Walking for Hope in Stowe, May First

The Stowe Weekend of Hope begins on May first this year, and that’s when I’ll lead my “nearly annual” Walk and Talk for cancer survivors. May first is a holiday in many cultures. In my twenties, I used to dance at May pole dances with contradancing friends to celebrate the beginning of summer on May first, in the Celtic tradition. It was a time of merriment and anticipating spring.

As I write this, my Vermont home is still deeply enveloped by winter’s cold and snow. I was thinking how cancer survivorship has its own peculiar seasons. Although each person’s “weather” may differ, there are seasons that present challenges that seem never-ending, and there can be seasons of renewal and rebirth such as in a recovery that changes us from who we were to someone new.

My own seasons of cancer and cancer recovery seem to include the Season of Strong Coping, when I faced treatment with a courage that now seems, from a distance of eight years, rather surprising. Was I really that strong? I think when cornered by a health challenge, like cancer, we find strength (physical, emotional and mental–and spiritual) that we didn’t know we had.

Then there was the Season of Simmering Anxiety. My treatment had gone very very well, but five years of quarterly testing my biomarkers was exhausting to me. And I also suffered something of a let-down of the previous robustness. Everything seemed difficult: including getting enough sleep and keeping up routine exercise, which I had previously loved and had no trouble with.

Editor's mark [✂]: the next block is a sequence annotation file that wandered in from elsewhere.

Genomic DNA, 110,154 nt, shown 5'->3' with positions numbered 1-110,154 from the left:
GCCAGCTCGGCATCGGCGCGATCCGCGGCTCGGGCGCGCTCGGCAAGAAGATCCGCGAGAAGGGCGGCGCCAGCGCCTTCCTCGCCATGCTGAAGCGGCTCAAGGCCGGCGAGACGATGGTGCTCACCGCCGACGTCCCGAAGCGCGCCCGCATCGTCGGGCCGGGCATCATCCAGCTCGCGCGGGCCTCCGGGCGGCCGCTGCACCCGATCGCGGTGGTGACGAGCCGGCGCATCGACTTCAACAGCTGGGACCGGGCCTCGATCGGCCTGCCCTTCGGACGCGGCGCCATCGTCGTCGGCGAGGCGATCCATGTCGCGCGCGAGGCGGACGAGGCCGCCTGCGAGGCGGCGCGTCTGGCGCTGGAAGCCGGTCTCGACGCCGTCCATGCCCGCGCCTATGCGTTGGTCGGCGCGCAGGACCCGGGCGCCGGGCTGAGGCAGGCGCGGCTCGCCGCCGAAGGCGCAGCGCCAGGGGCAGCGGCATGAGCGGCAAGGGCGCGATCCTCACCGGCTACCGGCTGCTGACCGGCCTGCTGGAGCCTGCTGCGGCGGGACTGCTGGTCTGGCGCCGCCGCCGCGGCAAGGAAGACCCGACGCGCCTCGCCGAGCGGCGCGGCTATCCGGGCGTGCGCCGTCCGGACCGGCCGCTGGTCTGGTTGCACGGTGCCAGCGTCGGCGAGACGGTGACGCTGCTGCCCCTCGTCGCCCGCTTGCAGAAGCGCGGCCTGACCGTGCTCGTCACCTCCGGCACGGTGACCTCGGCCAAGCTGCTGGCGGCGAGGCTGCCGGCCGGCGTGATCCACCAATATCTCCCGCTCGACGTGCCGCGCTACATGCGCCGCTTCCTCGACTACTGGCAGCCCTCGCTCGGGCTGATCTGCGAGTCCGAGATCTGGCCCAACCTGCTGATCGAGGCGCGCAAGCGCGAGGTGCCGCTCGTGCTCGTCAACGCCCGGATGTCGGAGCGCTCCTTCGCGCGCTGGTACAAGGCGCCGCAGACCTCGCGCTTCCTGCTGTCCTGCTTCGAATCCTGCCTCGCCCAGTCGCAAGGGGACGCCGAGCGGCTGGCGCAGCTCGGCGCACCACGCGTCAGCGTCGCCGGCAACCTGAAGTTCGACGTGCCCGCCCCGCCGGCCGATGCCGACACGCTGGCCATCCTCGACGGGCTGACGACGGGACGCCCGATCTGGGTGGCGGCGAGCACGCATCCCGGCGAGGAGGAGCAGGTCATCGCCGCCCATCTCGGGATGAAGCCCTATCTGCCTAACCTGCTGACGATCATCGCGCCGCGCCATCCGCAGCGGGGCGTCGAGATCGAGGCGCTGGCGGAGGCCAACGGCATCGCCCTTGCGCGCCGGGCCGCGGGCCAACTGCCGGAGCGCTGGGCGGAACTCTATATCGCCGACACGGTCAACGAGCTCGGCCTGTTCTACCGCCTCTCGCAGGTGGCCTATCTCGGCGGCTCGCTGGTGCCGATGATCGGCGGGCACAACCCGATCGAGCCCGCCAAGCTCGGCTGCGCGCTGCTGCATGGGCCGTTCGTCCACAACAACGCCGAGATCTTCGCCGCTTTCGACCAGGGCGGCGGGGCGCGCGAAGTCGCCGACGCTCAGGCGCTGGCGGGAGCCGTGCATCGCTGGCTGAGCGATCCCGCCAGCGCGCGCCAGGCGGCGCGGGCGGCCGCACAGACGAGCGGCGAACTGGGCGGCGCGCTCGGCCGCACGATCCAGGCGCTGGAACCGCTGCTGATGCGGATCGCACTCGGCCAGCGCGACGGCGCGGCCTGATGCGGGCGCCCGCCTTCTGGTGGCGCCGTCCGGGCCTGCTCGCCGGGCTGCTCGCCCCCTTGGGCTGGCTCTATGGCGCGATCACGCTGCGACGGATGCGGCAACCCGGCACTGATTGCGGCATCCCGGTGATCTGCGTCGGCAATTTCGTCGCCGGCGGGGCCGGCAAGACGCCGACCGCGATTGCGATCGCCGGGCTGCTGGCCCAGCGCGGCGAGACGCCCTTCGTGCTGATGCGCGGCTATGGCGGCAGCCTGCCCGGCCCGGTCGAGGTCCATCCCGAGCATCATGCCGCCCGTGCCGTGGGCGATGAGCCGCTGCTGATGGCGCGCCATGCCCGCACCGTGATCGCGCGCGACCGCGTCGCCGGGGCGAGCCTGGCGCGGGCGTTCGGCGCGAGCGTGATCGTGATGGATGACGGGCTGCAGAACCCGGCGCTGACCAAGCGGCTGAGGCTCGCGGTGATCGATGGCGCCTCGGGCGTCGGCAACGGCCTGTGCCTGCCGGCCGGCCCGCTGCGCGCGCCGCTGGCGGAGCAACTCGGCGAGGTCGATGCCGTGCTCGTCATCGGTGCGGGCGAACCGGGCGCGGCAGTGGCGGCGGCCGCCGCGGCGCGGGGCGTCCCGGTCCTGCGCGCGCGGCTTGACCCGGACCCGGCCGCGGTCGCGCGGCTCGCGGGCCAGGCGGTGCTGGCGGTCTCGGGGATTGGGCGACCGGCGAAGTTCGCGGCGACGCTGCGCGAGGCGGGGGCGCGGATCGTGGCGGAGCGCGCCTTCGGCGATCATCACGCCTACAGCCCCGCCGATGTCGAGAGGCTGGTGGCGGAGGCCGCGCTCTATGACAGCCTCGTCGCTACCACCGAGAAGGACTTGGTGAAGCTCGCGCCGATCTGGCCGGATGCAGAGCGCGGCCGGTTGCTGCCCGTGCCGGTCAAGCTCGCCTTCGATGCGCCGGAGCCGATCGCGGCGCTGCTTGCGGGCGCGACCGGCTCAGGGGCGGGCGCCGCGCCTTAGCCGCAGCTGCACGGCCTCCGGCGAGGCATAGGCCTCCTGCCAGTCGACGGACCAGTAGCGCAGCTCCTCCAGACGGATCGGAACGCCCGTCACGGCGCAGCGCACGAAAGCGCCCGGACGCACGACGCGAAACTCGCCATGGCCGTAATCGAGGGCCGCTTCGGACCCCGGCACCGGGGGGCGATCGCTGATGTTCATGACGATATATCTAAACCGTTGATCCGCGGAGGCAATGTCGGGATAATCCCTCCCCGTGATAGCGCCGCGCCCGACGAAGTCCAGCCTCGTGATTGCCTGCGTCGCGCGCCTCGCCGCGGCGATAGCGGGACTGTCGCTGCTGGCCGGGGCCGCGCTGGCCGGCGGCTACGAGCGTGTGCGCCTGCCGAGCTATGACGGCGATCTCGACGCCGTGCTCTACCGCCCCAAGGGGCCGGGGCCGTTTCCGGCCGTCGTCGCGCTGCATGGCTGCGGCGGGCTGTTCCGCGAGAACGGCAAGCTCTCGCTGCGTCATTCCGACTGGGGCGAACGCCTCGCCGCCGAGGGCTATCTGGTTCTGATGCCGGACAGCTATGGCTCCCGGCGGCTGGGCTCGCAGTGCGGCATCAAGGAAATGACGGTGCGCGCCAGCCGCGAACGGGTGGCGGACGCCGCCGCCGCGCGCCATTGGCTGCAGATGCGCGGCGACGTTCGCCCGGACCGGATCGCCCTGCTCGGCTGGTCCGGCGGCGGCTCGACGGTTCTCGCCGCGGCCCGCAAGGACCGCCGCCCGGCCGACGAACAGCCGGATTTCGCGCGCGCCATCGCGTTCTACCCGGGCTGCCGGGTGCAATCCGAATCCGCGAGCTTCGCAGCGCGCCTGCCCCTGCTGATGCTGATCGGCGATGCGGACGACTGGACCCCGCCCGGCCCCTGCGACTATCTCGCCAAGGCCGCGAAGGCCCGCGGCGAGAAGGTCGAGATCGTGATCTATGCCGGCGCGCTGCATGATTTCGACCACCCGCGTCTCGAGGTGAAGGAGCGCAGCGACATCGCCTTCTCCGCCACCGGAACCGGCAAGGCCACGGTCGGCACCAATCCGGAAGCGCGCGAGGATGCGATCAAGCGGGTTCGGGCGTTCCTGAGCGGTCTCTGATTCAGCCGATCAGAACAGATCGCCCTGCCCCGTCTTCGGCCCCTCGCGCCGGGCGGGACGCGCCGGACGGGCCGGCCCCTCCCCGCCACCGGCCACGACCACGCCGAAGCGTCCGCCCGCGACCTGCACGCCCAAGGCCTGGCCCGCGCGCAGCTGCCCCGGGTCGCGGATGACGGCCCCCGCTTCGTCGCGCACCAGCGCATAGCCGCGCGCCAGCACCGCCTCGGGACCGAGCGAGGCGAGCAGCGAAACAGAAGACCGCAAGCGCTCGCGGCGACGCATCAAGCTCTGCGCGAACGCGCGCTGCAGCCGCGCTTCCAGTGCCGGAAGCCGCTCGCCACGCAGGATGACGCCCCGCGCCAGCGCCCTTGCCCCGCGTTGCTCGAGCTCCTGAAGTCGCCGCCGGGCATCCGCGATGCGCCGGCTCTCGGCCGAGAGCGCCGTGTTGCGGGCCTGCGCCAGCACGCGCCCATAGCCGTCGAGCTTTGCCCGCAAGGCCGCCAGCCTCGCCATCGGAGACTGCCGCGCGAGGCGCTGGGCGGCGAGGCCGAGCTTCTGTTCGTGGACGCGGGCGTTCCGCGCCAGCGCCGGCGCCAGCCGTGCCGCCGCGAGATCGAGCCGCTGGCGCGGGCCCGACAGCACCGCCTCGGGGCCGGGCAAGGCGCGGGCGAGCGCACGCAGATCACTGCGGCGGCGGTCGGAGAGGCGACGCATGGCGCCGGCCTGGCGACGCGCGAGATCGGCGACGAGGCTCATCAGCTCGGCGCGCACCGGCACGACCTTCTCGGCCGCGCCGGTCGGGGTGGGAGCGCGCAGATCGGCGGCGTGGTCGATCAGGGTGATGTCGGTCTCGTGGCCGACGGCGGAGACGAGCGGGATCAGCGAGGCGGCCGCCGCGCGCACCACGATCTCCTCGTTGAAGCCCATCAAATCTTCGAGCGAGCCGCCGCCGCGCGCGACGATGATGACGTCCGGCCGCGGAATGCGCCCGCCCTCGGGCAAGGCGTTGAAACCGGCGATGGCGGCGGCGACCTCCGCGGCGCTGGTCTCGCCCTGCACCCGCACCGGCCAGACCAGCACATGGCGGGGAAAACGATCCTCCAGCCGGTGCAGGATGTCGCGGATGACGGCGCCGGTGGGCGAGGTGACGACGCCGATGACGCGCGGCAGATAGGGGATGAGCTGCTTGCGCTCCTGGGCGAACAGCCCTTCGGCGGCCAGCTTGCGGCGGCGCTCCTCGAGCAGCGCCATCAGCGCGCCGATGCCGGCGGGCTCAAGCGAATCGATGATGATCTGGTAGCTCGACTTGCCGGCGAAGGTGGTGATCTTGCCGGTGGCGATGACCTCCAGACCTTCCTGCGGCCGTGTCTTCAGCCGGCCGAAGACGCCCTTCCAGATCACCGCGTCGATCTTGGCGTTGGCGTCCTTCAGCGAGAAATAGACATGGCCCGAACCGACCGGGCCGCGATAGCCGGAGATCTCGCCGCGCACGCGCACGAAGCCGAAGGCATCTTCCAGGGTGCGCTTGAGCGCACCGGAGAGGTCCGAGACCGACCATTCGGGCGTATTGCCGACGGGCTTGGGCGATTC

After seven years, there came the Season of Celebration: My doctors agreed that I was no longer in need of testing. To me, that was the moment of victory. I had escaped!

At times, now, as I am eight years away from diagnosis, it is hard to remember that the whole of my cancer journey was real. I hesitate to say that aloud because I know when I heard people say that when I was struggling, I somehow felt a weird type of jealousy. It wasn’t really jealousy perhaps. It was a desire to achieve that status some day myself, I guess. And now I have.

It is remarkable how much the body can heal. I try to remember never to assume what others are going through in their cancer journey. So many similarities between our stories can come up, but so can many differences. This year, when I lead the Walk and Talk, I will try to be especially mindful of the fear and suffering that many people have, at some level, during the early or difficult parts of their journey.

May we walk together in celebration of the springtime and find solace in the fresh air and each other’s company.

Peace and strength to you on your journey,

Nancy

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